Had federal and military pay remained constant, along with other transfer payments (Social Security, unemployment compensation, welfare, etc.), San Diego’s personal income would have plunged 3.1 percent; that would have been one of the worst performances in the nation.

A big rise in military pay has helped. According to the U.S. Department of Commerce, the number of active duty troops in San Diego only rose from 109,800 in 2001 to 112,000 in 2009. However, compensation leaped 97 percent during the period, 53 percent adjusted for inflation, says Cunningham.

According to the San Diego Military Advisory Council, 58.4 percent of direct military spending in San Diego comes from procurement, such as manufacture of equipment. Active duty salaries are 26.8 percent, retirement and veterans’ benefits 8.9 percent, and civilian salaries 5.4 percent.

Just as with pro sports, the arts, and redevelopment promoters begging for government handouts, the ripple effect can be exaggerated, consciously or unconsciously. Still, says Cunningham, “When you are dependent on one customer, you are dependent on their whims or decisions. It’s better to have more diversification.”

Of course, arms conversion, if there is any, doesn’t have to hurt San Diego. “It’s possible we could benefit,” says Cox. “The military is moving from the East Coast to the West Coast. Secondly, we have a heavy concentration of Marines, and they tend to be disproportionately less impacted by cutbacks.”

Any conversion process will likely be slow, giving metro areas such as San Diego time to adjust. And there will be plenty of political haggling that could considerably water down any efforts. Still, San Diego is doing the right thing by preparing for any eventuality. The problem is that nobody knows quite what form conversion might take, and the decisions will be made elsewhere.

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Comments

Twister July 13, 2011 @ 8:55 a.m.

There, in addition to all of the other "income-generators" that lack substance in terms of basic survival (aka the "service" economy), is your next big bubble-popper (after the last hanging mortgage defaults hit--soon).

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nan shartel July 13, 2011 @ 3:27 p.m.

Ponzi was wondering where u were

here u r Don ;-S

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nan shartel July 18, 2011 @ 11:32 a.m.

so he's fine but not replying eh Pupster???

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Fred Williams July 13, 2011 @ 10:09 p.m.

The historian Niall Ferguson notes that the collapse of empires typically are preceded by an debt crisis, resulting in an inability to afford the military that props up the empire, leading to a downward spiral.

Ferguson also talks about "Chimerica", the symbiotic relationship between China and the US, where China lends America the money it spends buying Chinese products...resulting in current massive imbalances.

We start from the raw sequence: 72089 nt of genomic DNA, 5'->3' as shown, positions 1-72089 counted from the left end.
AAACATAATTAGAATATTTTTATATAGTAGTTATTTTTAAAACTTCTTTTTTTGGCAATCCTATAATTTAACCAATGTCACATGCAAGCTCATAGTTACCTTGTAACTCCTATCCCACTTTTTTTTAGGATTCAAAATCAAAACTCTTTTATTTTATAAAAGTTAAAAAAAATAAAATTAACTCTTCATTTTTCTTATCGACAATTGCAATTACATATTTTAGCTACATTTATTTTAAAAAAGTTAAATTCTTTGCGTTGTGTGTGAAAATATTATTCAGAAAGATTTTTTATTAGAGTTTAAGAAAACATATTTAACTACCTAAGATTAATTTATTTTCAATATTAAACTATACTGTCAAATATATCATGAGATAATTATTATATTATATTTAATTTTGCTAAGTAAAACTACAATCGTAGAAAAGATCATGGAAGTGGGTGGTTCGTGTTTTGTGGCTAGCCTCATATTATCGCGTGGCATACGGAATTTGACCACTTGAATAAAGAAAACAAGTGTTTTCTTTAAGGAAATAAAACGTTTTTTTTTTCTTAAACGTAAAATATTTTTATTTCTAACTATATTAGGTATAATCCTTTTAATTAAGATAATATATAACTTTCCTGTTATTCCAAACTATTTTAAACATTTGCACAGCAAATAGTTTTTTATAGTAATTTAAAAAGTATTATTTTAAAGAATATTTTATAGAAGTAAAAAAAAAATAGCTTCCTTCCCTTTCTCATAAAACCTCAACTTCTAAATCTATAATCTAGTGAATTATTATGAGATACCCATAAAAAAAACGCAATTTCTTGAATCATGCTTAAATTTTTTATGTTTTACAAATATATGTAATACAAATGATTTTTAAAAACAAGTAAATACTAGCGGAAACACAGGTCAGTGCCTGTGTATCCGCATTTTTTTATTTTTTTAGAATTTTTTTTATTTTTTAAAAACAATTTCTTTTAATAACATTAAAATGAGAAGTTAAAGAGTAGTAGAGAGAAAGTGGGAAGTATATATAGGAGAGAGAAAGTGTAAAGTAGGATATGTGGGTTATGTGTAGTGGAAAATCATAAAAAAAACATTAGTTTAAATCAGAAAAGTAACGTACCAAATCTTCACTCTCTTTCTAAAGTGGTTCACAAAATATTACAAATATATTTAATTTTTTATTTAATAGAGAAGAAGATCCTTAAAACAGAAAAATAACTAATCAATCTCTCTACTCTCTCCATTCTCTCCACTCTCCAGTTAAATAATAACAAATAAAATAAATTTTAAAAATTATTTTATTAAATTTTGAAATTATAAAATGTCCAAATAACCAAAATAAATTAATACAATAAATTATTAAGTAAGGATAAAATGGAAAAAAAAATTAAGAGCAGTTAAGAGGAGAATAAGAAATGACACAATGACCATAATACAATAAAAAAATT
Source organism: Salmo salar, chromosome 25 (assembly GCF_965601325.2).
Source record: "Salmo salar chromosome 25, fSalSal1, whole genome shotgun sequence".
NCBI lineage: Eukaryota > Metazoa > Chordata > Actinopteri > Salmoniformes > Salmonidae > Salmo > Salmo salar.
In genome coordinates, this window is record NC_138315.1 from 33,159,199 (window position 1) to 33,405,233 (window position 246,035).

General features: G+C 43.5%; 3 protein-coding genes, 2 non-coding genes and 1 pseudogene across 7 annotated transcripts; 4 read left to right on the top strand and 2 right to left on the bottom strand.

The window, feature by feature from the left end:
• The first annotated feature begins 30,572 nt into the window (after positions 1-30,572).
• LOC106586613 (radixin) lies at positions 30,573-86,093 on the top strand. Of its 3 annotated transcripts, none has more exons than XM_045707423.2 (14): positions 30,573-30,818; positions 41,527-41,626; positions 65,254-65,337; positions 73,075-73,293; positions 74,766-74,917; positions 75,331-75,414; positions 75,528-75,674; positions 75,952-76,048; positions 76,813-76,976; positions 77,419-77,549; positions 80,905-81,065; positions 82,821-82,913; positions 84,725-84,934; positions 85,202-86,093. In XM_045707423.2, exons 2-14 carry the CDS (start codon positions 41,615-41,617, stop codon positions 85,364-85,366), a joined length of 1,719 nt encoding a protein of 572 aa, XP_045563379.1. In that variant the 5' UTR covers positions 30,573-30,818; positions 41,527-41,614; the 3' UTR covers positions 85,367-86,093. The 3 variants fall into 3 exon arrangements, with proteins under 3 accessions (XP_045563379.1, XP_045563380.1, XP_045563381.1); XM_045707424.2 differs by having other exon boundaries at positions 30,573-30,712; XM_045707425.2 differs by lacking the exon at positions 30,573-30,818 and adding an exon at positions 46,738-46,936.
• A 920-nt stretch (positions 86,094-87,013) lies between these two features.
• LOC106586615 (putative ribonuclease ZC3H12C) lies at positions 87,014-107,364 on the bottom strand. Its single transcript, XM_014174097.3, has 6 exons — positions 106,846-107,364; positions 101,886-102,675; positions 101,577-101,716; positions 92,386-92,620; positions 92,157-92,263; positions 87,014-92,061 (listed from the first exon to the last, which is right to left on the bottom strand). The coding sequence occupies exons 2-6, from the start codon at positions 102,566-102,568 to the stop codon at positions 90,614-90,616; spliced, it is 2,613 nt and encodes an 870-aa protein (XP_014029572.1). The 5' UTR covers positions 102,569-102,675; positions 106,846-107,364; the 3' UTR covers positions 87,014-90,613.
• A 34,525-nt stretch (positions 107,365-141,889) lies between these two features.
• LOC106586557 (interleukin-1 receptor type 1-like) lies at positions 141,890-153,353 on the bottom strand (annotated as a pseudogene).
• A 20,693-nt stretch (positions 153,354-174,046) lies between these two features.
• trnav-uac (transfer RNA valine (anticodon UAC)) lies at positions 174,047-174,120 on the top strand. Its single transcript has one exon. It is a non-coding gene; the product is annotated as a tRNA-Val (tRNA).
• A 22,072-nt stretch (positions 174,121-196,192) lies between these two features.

China's ambition to displace the dollar's privilaged, and very lucrative, status as the world's currency is well-known and seemingly inevitable in the long run, and maybe the medium too.

So China seems likely to be the most serious existential threat to the US going forward.

San Diego's geography may be its saviour, when it comes to military expenditure. The biggest "losers" will probably be NATO (increasingly irrelevant) and east coast military installations.

(While I've name-checked Ferguson, these are my opinions and conclusions.)

Best,

Fred

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Twister July 13, 2011 @ 10:32 p.m.

The collapse of any system or population--bugs and bacteria, humans and lizards, almost always follows steepened growth curves, and recovery (if extinction is not the price ultimately paid) is necessarily slow, as the resources for regrowth are then in extremely short supply.

The human solution was the development of culture/competition which has consistently enabled the exaggeration of the species' image leading to a leading of the cocksure chumps off the cliff.

I have no argument with Williams' take on this issue, as usual. I think I'm saying the same thing in yet more ancient, hence immutable, terms.

Nonetheless, I remain interested in any sensible logic to the contrary.

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Psycholizard July 14, 2011 @ 4:06 p.m.

Other historians claim that a surplus of gold can raise prices in Imperial centers, destroying manufacturing and exports. Certainly this happened in Spain and Britain.

Modern democracies tend to reject imperialism because the cost of the colonies exceed the benefit, So the US abandoned the Philippines, and the Europeans, Africa. Free trade has made empires obsolete. Why plunder what is cheaper to buy?

I haven't read Ferguson, but writing history to prove a thesis is the fool's errand. If American Empire collapses, perhaps we will enjoy the explosion of prosperity the Europeans have since they abandoned their foolish dream of world domination.